"I just cried the whole time...and it was very like...I can't believe this is real, you know like, you can't believe that your mom's gone or that even one of your parents - and especially I was 21 at the time. You don't expect to lose a parent so young."
Aaron and his older brother, Nathan, rushed to Lima to be with the family.
"Just devastating...we just sobbed on each other's shoulders," Mark says. "We bawled and bawled."
The only reason he survived, Mark says, is blind luck. He says Kathy caused the toilet in the master bathroom to overflow. Mark had opened a window and turned on a fan to air the room out.
Mark was questioned by police, but not charged.
With Esther by his side, he slowly moved on with his life and returned to work.
"You know just having somebody, an anchor to point to sanity in my life, was such a blessing," says Esther.
Fourteen months after Kathy's death, they were married. They settled into a life focused on each other and their church, traveling to Zambia on aid missions.
"We've been providing the means to have water wells drilled in that country, which just has a huge impact," says Mark.
But back in Lima, the newlyweds lived under a cloud of suspicion.
"You've talked about insinuation and you know there's sort of a whisper campaign out there - that suggests you and Mark were having an affair prior to Kathy's death. Is that true?" Van Sant asks Esther.
"No," she replies. "He didn't even hold my hand, Peter, until after my divorce was final. That's the kind of man he is."
While Mark believed the investigation was over, Allen County Prosecutor Jurgen Waldick never closed the case - always troubled by Mark's story.
"On the very night that your wife is killed by carbon monoxide, you happened to be sleeping in a bedroom with the window open and a fan going," says Waldick.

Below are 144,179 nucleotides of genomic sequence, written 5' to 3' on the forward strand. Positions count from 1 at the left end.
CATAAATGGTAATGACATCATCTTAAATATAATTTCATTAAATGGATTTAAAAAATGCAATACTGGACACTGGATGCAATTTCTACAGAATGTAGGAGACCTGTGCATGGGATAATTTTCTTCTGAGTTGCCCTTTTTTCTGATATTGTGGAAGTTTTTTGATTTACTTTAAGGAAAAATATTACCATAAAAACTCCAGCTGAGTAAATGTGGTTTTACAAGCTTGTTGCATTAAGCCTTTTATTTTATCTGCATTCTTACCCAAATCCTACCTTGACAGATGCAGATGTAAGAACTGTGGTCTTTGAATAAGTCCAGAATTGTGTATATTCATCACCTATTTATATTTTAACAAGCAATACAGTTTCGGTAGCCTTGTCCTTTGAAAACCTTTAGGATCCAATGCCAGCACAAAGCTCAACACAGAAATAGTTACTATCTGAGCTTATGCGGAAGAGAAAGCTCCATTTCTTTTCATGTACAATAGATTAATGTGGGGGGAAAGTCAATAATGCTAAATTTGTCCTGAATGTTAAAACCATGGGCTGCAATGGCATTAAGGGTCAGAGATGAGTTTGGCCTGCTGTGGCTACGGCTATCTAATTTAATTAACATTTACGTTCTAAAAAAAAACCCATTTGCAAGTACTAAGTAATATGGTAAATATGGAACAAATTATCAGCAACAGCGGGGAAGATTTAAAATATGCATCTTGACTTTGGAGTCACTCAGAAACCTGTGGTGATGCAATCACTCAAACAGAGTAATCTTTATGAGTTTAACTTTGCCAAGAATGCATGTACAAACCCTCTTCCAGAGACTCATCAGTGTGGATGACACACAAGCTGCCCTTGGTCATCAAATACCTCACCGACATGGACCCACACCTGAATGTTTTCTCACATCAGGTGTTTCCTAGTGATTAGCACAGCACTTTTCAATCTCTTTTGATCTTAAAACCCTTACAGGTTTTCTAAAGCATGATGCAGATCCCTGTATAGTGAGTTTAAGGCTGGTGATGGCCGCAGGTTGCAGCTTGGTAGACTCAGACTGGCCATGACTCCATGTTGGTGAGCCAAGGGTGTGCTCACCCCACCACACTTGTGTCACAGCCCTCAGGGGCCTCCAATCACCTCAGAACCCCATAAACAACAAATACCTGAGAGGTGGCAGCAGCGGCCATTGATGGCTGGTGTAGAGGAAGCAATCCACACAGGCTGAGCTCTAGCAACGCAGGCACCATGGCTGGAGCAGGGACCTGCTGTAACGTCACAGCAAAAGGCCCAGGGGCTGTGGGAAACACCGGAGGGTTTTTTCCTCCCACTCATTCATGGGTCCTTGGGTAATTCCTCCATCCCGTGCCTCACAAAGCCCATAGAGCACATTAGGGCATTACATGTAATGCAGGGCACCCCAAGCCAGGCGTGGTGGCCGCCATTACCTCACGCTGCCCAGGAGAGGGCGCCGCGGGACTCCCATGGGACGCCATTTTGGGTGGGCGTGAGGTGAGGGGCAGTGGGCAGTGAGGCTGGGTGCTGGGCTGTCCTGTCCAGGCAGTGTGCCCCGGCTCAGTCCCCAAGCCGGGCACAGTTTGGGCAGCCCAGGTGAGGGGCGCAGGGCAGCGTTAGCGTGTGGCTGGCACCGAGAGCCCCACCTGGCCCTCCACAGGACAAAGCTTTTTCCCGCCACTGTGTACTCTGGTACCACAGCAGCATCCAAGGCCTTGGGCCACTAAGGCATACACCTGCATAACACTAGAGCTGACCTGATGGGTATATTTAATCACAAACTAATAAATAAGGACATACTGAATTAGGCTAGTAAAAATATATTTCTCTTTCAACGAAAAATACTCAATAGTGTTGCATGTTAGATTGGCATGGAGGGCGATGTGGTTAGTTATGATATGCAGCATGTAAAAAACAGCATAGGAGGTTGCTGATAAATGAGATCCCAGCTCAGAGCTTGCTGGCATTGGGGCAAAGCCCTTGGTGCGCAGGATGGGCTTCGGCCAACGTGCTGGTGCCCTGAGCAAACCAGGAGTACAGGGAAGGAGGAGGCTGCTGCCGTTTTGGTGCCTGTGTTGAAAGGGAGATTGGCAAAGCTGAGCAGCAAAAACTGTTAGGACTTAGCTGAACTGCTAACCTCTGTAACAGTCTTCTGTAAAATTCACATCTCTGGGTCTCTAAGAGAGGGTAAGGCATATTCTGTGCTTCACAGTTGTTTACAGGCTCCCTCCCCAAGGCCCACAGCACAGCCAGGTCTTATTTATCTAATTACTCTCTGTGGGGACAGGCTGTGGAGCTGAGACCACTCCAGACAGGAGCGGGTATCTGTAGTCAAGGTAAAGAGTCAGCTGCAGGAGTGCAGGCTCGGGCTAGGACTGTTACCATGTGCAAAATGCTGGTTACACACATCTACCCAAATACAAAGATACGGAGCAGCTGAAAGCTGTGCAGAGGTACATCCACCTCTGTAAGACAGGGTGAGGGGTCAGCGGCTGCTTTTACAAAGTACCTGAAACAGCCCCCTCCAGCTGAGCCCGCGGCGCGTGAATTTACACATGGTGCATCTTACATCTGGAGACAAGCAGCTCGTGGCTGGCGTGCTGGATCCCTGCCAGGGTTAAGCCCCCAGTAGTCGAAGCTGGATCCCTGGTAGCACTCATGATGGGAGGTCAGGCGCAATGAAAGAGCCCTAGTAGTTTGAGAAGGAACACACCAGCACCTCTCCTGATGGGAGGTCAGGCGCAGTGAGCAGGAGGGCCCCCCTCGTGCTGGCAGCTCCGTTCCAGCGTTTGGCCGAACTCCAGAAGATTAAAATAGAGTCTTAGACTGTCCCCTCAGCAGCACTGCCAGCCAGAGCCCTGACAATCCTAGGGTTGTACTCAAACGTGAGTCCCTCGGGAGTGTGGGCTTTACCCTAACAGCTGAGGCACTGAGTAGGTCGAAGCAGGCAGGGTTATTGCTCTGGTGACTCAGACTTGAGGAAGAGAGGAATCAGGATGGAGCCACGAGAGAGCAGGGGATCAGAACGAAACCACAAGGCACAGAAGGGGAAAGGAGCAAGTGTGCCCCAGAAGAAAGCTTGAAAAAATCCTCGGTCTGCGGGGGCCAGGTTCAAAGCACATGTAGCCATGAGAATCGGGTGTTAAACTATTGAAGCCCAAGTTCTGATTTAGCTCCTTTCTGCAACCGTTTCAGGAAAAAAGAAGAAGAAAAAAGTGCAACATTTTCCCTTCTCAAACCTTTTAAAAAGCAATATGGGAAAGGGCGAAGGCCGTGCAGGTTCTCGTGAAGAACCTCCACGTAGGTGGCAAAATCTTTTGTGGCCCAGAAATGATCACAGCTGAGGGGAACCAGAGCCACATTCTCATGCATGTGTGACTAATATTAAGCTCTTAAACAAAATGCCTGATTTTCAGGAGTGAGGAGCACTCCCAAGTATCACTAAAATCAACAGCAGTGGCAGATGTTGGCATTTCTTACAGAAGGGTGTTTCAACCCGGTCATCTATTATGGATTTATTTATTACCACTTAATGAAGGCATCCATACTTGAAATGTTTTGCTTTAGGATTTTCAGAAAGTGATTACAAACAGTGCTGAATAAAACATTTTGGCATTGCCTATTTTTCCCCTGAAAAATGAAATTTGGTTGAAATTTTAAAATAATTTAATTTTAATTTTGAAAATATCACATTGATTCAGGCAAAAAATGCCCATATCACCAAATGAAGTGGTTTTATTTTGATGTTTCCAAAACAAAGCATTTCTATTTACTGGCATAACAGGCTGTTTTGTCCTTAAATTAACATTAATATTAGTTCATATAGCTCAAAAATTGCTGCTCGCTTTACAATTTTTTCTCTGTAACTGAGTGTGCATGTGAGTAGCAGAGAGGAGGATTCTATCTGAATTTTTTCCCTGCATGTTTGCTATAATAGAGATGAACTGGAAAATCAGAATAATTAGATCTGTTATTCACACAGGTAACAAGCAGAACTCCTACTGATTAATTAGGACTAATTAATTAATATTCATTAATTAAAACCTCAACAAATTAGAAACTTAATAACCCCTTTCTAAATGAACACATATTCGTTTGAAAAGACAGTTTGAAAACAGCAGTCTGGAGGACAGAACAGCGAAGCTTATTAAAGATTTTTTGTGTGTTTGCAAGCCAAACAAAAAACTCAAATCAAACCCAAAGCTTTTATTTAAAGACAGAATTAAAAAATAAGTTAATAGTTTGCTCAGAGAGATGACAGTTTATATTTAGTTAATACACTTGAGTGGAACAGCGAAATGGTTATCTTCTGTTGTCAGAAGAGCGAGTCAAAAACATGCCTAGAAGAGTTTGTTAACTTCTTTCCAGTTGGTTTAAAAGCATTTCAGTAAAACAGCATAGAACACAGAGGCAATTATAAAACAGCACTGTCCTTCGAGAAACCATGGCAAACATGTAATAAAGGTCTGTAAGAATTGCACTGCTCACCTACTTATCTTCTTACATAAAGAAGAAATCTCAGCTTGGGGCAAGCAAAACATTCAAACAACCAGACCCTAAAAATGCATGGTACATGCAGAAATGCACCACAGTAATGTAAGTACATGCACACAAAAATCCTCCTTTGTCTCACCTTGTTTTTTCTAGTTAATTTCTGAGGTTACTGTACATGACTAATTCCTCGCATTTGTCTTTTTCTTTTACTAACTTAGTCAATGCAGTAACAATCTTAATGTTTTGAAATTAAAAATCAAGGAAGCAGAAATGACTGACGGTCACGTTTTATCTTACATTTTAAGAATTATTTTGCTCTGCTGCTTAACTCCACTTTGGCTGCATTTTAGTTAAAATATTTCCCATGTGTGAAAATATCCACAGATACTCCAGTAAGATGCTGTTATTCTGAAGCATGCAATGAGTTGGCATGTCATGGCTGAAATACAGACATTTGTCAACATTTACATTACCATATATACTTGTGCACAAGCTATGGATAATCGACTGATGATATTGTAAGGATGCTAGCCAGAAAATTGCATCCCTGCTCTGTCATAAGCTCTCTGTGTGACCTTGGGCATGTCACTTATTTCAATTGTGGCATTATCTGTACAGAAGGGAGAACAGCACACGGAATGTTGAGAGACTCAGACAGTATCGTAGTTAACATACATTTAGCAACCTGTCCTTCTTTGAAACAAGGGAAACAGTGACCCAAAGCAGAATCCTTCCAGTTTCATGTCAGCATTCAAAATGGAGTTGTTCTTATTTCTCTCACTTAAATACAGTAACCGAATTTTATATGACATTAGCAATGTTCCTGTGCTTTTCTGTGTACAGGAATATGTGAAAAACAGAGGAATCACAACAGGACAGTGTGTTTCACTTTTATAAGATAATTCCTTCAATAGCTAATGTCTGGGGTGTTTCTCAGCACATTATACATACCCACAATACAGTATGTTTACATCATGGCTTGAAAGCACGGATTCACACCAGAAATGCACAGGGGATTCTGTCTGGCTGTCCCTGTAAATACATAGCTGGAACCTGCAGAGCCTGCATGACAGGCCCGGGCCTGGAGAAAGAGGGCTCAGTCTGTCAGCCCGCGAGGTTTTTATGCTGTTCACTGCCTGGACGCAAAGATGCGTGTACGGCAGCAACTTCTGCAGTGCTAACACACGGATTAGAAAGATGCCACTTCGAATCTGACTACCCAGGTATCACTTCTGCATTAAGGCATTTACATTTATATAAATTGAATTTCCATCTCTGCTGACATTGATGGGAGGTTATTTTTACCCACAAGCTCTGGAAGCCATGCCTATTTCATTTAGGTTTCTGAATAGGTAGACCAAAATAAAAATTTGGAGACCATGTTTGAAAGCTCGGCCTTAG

911 Operator: OK, is she still conscious, I mean is she breathing?
Mark Wangler: No, I think she stopped breathing.
And Waldick was bothered by Dr. Wangler's behavior on the 911 call.
"...at the insistence of the 911 operator only does he go back and checks to see whether she has a pulse or whether or not she is breathing," he says.
911 Operator: Sir, I need you to check for me.
Mark Wangler: No, she's not breathing!
911 Operator: Does she have a heartbeat?
Mark Wangler (screaming): No, she doesn't!
"If things looked so fishy, why wasn't Dr. Wangler charged with the crime?" Van Sant asks Waldick.
"We continued the investigation. We had our suspicions," he replies.
"Is there a part of you that wonders, 'Could he have done this?'" Van Sant asks Aaron.
"No. Never. That's never even crossed my mind," he replies. Aaron says he "never once" doubted his father.
Asked if he murdered his wife with carbon monoxide, Mark tells Van Sant, "Absolutely not. No."
Van Sant asks Esther, "Are you living with a killer?"
"No - no," she says. "You know, I - I - if I was living with the evil genius, I think I might be one of the first to know," she says.
"In fact, you have a Ph.D. in psychology?"
"Yes. I do."
"And as part of that, you can read people pretty well I take it?"
"I'd like to think so."
Kathy's family is convinced Mark has everybody fooled. That the man trained to put people to sleep had come up with a textbook murder.